“Though never to his face,” said the woman who’d offered Keller more potatoes. She was Ellen Garrity, Timmy’s aunt and Garrity’s daughter-in-law, and Keller was now instructed to call her Ellie. Her husband, a big-shouldered fellow who seemed to be smiling bravely through the heartbreak of male-pattern baldness, was Garrity’s son Hank.

  Keller remembered Timothy’s mother from the night before, but hadn’t got her name at the time, or her relationship to Garrity. She was Rhonda Sue Butler, as it turned out, and everybody called her Rhonda Sue, except for her husband, who called her Ronnie. His name was Doak Butler, and he looked like a college jock who’d been too light for pro ball, although he now seemed to be closing the gap.

  Hank and Ellie, Doak and Rhonda Sue. And, at the far end of the table, Vanessa, who was married to Wally but who was clearly not the mother of Hank or Rhonda Sue, or anyone else. Keller supposed you could describe her as Wally’s trophy wife, a sign of his success. She was young, no older than Wally’s kids, and she looked to be well-bred and elegant, and she even had the good grace to hide the boredom Keller was sure she felt.

  And that was the lot of them. Wally and Vanessa, Hank and Ellen, Doak and Rhonda Sue. And Timothy, who he was assured had been swimming that very afternoon, the aquatic equivalent of getting right back on the horse. He’d had no cramps this time, but he’d had an attentive eye kept on him throughout.

  Seven of them, then. And Keller . . . also known as Mike.

  “So you’re here on business,” Wally said. “And stuck here over the weekend, which is the worst part of a business trip, as far as I’m concerned. More trouble than it’s worth to fly back to Chicago?”

  The two of them were in Wally’s den, a fine room paneled in knotty pecan and trimmed out in red leather, with Western doodads on the walls—here a branding iron, there a longhorn skull. Keller had accepted a brandy and declined a cigar, and the aroma of Wally’s Havana was giving him second thoughts. Keller didn’t smoke, but from the smell of it the cigar wasn’t smoking. It was more along the lines of a religious experience.

  “Seemed that way,” Keller said. He’d supplied Chicago as Michael Soderholm’s home base, though Soderholm’s license placed him in Southern California. “By the time I fly there and back . . .”

  “You’ve spent your weekend on airplanes. Well, it’s our good fortune you decided to stay. Now what I’d like to do is find a way to make it your good fortune as well.”

  “You’ve already done that,” Keller told him. “I crashed a great party last night and actually
got to feel like a hero for a few minutes. And tonight I get a fine dinner with nice people and get to top it off with a glass of outstanding brandy.”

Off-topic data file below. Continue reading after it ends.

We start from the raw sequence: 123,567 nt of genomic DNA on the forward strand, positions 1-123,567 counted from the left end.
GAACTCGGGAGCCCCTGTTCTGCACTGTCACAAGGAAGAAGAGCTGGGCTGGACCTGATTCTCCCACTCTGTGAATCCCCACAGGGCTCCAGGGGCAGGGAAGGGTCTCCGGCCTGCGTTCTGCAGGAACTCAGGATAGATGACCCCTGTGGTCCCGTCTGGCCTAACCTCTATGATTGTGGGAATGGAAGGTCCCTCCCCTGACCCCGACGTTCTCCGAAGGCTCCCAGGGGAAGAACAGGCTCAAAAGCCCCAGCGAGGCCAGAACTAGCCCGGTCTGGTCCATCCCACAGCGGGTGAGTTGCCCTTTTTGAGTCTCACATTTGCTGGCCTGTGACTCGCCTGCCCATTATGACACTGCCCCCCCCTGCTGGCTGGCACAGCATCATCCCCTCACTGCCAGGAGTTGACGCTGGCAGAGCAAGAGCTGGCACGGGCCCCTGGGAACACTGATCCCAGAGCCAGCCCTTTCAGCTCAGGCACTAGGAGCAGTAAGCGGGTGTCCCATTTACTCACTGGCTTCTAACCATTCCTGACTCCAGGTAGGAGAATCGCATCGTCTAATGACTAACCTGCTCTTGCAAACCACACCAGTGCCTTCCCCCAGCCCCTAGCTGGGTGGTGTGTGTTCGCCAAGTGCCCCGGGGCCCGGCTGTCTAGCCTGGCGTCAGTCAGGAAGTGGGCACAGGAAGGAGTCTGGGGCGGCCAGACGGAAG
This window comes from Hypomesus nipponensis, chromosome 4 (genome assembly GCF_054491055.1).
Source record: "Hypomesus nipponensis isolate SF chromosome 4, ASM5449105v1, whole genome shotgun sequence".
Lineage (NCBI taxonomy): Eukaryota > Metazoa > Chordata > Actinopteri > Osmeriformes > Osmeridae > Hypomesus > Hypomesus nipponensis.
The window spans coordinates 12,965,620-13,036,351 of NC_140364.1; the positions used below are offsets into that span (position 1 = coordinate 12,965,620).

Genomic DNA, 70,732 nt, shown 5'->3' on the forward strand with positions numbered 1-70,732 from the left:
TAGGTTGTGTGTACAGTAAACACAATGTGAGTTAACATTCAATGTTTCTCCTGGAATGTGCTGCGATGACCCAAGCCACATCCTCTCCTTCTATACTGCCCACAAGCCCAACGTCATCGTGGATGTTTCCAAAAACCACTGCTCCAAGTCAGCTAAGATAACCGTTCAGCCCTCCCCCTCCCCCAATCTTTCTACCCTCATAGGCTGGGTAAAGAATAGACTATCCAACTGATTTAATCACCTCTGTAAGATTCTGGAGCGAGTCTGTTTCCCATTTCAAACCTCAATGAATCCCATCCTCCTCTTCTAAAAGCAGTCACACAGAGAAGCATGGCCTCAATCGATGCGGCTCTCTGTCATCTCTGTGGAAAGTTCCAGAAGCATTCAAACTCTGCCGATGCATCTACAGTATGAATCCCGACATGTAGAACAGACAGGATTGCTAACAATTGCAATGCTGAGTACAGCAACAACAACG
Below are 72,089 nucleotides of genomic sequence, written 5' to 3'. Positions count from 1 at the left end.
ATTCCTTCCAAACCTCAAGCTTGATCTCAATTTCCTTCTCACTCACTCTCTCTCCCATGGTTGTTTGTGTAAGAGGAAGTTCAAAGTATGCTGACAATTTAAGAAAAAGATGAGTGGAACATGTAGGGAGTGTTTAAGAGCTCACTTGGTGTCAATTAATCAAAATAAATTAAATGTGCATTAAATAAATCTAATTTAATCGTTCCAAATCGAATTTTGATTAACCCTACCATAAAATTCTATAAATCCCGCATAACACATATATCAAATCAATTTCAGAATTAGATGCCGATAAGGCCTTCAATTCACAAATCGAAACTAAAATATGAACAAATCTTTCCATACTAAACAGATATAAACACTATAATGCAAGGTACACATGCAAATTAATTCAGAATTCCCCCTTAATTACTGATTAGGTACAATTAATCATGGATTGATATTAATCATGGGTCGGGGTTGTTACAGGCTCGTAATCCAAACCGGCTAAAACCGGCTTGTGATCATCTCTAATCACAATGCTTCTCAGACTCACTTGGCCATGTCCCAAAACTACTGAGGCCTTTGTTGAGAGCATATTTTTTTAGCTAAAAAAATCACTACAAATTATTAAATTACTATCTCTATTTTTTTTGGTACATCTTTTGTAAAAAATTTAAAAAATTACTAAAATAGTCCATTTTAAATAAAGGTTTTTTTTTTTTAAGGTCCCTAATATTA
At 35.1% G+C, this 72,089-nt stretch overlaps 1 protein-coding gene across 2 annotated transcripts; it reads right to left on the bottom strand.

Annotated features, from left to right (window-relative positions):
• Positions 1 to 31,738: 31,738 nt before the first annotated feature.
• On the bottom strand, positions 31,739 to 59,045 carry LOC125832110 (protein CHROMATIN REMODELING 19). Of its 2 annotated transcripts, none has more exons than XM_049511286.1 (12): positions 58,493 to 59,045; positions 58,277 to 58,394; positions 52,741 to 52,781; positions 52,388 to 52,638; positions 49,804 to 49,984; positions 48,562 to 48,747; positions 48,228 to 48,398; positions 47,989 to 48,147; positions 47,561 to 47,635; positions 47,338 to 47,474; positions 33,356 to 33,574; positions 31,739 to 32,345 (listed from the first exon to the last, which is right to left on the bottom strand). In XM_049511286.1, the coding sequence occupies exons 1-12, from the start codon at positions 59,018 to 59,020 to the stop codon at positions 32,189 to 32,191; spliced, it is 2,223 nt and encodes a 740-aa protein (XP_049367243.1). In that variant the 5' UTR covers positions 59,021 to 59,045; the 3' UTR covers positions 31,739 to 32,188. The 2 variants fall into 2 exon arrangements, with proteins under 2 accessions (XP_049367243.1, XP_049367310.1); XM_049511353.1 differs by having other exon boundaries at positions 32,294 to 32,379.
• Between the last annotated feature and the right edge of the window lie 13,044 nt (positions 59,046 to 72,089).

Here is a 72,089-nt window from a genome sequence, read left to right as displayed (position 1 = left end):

The heartburn told him how outstanding it was.

  “What I had in mind,” Wally said smoothly, “was to get you to work for me.”

  Who did he want him to kill? Keller almost blurted out the question until he remembered that Garrity didn’t know what he did for a living.

  “You won’t say who you work for,” Garrity went on.

  “I can’t.”

  “Because the job’s hush-hush for now. Well, I can respect that, and from the hints you’ve dropped I gather you’re here scouting out something in the way of mergers and acquisitions.”

  “That’s close.”

  “And I’m sure it’s well paid, and you must like the work or I don’t think you’d stay with it. So what do I have to do to get you to switch horses and come work for me? I’ll tell you one thing—Chicago’s a real nice place, but nobody who ever moved from there to Big D went around with a sour face about it. I don’t know you well yet, but I can tell you’re our kind of people and Dallas’ll be your kind of town. And I don’t know what they’re paying you, but I suspect I can top it, and offer you a stake in a growing company with all sorts of attractive possibilities.”

  Keller listened, nodded judiciously, sipped a little brandy. It was amazing, he thought, the way things came along when you weren’t looking for them. It was straight out of Horatio Alger, for God’s sake—Ragged Dick stops the runaway horse and saves the daughter of the captain of industry, and the next thing you know he’s president of IBM with rising expectations.

  “Maybe I’ll have that cigar after all,” he said.

  “Now come on, Keller,” Dot said. “You know the rules. I can’t tell you that.”

  “It’s sort of important,” he said.